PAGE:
Now that we’ve established that ring piercings are both safe and different from stud piercings, what are some of the things a piercer will want to consider? Smaller rings are usually more aesthetically pleasing, but how do we make that happen? How do we decide what size is safe an appropriate?
My first suggestion is the use of a piercing tool called a size placement ring, or SPR for short. I was introduced to this tool by the Fakir Intensives. SPRs are just niobium captive bead rings with no captive balls in a variety of sizes. The Fakir school anodizes theirs blue to keep them separate from regular captive bead rings, and to distinguish them from jewelry for piercings. When Billy Wood worked for me, he came up with the idea of further distinguishing the SPRs from previously anodized jewelry by anodizing them two different colors. Rockstar has used these ever since:
When piercing with a ring, I will make a dot on the cleaned nostril with a disposable gentian violet marker, and then place an SPR on the mark. In some cases, I will need to open the SPR larger than the size of the bead. Taking this into account, you may need to go larger with the jewelry selection. This helps me find the appropriate size but also helps my client visualize the size and angle of the piercing beforehand.
Typically, marking toward the front of the ridge gives me the smallest ring possible. Sometimes the ridge of the nostril can accommodate several rings the same diameter, but in most cases as you place the ring further back the diameter grows.
I find that when working with clients, many want something impossibly tight. The angle of the piercing for the average nostril tends to be almost parallel with the floor, or very slightly downward tilted. Still, for the piercing to heal we need to accommodate for some swelling and allow a small amount of space so the ring doesn’t rub on the skin of the nostril.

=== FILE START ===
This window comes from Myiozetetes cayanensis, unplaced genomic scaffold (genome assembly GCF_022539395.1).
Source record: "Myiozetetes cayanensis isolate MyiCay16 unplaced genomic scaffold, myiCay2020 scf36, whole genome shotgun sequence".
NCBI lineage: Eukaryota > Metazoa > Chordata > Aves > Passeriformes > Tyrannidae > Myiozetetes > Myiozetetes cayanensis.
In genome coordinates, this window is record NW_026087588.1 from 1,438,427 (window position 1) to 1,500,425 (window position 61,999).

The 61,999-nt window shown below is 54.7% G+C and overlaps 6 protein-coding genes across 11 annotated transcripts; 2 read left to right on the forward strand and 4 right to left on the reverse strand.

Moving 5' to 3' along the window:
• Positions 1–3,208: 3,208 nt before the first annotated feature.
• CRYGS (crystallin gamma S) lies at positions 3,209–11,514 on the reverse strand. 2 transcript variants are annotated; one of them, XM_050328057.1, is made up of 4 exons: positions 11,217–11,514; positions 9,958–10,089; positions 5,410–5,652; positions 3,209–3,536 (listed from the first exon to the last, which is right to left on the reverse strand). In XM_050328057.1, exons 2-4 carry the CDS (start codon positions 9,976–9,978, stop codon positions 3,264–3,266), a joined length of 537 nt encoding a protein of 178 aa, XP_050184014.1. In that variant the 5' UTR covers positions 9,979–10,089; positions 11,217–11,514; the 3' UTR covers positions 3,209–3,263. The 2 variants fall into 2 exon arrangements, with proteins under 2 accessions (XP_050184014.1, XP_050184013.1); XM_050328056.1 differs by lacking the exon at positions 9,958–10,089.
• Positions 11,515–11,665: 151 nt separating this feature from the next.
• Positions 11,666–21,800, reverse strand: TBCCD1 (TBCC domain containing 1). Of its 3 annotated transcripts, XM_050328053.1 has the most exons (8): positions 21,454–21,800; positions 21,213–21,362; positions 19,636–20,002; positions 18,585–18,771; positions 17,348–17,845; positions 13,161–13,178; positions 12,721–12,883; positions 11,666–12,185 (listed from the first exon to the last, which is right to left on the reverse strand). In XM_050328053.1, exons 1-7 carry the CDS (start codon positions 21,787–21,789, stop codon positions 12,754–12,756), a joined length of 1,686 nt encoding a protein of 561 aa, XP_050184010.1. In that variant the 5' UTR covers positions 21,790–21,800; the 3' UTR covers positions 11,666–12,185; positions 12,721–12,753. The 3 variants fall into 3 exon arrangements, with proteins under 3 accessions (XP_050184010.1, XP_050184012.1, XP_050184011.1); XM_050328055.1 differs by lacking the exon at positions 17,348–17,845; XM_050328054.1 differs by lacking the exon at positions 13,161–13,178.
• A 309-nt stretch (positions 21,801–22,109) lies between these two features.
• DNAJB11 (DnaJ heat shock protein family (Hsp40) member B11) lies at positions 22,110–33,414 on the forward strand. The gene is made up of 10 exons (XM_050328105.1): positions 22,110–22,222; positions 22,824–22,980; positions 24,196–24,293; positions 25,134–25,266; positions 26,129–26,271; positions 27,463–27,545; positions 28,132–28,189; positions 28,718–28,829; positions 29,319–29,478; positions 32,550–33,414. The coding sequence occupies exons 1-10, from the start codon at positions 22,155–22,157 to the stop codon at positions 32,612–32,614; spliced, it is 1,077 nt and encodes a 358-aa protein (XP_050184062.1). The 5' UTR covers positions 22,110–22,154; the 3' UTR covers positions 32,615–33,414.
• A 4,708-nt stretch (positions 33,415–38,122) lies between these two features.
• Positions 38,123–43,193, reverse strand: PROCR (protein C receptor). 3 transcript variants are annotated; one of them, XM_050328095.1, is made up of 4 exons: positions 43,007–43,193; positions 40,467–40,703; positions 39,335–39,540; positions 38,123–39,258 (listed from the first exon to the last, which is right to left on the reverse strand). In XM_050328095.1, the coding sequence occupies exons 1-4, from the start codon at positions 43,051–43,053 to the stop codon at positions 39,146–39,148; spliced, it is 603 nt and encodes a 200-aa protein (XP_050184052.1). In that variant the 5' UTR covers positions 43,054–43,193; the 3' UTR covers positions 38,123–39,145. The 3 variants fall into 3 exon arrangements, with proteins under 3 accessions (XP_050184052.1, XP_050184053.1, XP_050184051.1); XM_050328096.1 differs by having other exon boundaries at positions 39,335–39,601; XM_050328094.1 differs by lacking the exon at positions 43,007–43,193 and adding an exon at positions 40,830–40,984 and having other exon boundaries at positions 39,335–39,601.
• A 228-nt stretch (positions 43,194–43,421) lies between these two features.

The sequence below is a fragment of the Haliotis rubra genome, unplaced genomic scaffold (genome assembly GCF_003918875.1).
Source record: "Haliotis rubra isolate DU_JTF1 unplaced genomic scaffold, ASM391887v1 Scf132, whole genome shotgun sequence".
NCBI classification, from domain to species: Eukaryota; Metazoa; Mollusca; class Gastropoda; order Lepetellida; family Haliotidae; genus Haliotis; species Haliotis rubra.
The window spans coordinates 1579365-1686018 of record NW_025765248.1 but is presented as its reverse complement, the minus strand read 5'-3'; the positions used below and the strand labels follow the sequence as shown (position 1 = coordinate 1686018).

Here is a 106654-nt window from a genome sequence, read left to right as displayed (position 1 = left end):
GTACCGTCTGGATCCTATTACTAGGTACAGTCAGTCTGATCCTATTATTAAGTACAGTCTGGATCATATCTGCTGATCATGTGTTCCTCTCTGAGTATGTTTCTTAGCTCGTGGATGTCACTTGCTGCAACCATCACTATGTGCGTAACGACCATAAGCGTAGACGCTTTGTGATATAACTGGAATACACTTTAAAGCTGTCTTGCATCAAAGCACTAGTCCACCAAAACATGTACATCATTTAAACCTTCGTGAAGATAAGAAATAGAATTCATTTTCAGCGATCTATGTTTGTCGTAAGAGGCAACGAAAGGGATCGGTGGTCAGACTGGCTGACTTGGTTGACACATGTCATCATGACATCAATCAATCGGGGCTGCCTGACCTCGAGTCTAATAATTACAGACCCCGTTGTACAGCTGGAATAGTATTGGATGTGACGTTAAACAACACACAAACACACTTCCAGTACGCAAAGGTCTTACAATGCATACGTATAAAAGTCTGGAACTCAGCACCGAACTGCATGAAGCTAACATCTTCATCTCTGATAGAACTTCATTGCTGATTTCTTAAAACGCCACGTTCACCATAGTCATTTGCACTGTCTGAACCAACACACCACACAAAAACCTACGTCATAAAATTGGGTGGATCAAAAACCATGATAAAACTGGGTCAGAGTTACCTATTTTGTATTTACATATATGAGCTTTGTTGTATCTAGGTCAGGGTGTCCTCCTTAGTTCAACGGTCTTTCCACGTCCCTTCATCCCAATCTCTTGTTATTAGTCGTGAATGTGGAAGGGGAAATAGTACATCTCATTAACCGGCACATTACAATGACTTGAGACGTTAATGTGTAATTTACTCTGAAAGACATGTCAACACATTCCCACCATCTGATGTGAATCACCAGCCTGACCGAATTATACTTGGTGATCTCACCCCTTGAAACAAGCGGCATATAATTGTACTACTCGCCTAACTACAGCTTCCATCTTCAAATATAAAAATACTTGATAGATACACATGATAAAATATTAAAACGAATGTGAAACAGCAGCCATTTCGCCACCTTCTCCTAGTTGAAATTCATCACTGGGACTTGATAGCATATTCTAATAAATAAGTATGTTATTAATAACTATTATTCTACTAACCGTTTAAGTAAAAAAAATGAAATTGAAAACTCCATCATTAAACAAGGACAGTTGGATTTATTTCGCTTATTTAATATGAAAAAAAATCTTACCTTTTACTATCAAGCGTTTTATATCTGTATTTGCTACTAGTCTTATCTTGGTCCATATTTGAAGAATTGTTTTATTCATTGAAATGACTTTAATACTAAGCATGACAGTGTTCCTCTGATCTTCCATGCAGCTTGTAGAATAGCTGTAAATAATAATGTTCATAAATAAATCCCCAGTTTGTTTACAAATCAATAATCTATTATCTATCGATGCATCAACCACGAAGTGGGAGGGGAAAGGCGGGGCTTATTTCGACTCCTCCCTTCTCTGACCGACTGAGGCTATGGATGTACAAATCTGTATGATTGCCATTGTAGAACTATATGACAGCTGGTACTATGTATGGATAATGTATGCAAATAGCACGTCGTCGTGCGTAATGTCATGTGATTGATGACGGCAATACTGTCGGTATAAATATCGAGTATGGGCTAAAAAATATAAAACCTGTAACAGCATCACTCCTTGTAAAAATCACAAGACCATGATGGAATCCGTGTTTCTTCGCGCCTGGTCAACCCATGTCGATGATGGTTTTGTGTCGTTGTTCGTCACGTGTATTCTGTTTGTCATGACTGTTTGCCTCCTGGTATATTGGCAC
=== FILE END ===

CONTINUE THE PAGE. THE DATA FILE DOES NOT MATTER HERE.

Above: the nose ring on our left is appropriately angled, the one on the right is angled too hard. Angling the piercing too hard gives the client a piercing that is exceptionally tight, but exceptionally challenging to heal. I have found that the piercing on the right is prone to irritation bumps, while the one on the left is far easier to heal.
Above: the same nostril on our left is looking good, but now the piercer has gone too angled down on the right. This isn’t aesthetically pleasing.
Captive bead rings: “CBR’s” are the old standby and I still like them for nostrils with hoops. l strongly suggest having several “half” sizes (9/32, 11/32) handy. I prefer 18 gauge for nostrils with rings, as the curvature of the ring through the fistula tends to be even more irritating at 20 gauge. For some, as thick as 16 gauge will look appropriate, though most clients prefer thinner. Most of my clients prefer to wear the bead on the inside of their nostril, so it isn’t visible.
|Fixed bead rings in steel by Anatometal|
Fixed Bead rings : One advantage fixed bead rings have over captive bead rings is the ball tends to be smaller. Either way, the client can wear the ball on the inside of the nostril as to hide it from view. Again, I like 18 gauge for initial piercing.
Seam rings: I suggest against starting a piercing with a seam ring, the small seam in them can be irritating and is a great place for bacteria to gather. I know of some colleagues who will start with a seam ring with a sterilized small o-ring over the seam. This seems like an elegant solution to the problem, although an o-ring seems as obvious (if not moreso) than a captive or fixed bead on a ring.
Nostril nails: A nostril nail is a sort of hybrid nostril screw / fixed bead ring. It can look quite nice and can also be modified without the use of tools to be slightly snugger than traditional rings. Nostril nails are a favorite of clients who like to change jewelry regularly.
|Above: Laura Jane has pierced her client using these techniques. She has opted to give a small amount of room for swelling on this fresh piercing, but the jewelry still looks appropriate. This piercing will look great while healing and can be even tighter when healed.|
With that, I have completed the jewelry considerations I wanted to discuss. It is possible that I will want to revisit jewelry considerations, but the time has come for techniques. My next few blog entries will feature a variety of nostril piercing techniques.
I am also excited to announce that many of these principles and discussions will be turned into a 2 hour techniques class at the 2014 Association Of Professional Piercers Conference in Las Vegas, Nevada. My co-instructor is the brilliant Alicia Cardenas of Sol Tribe in Denver Colorado.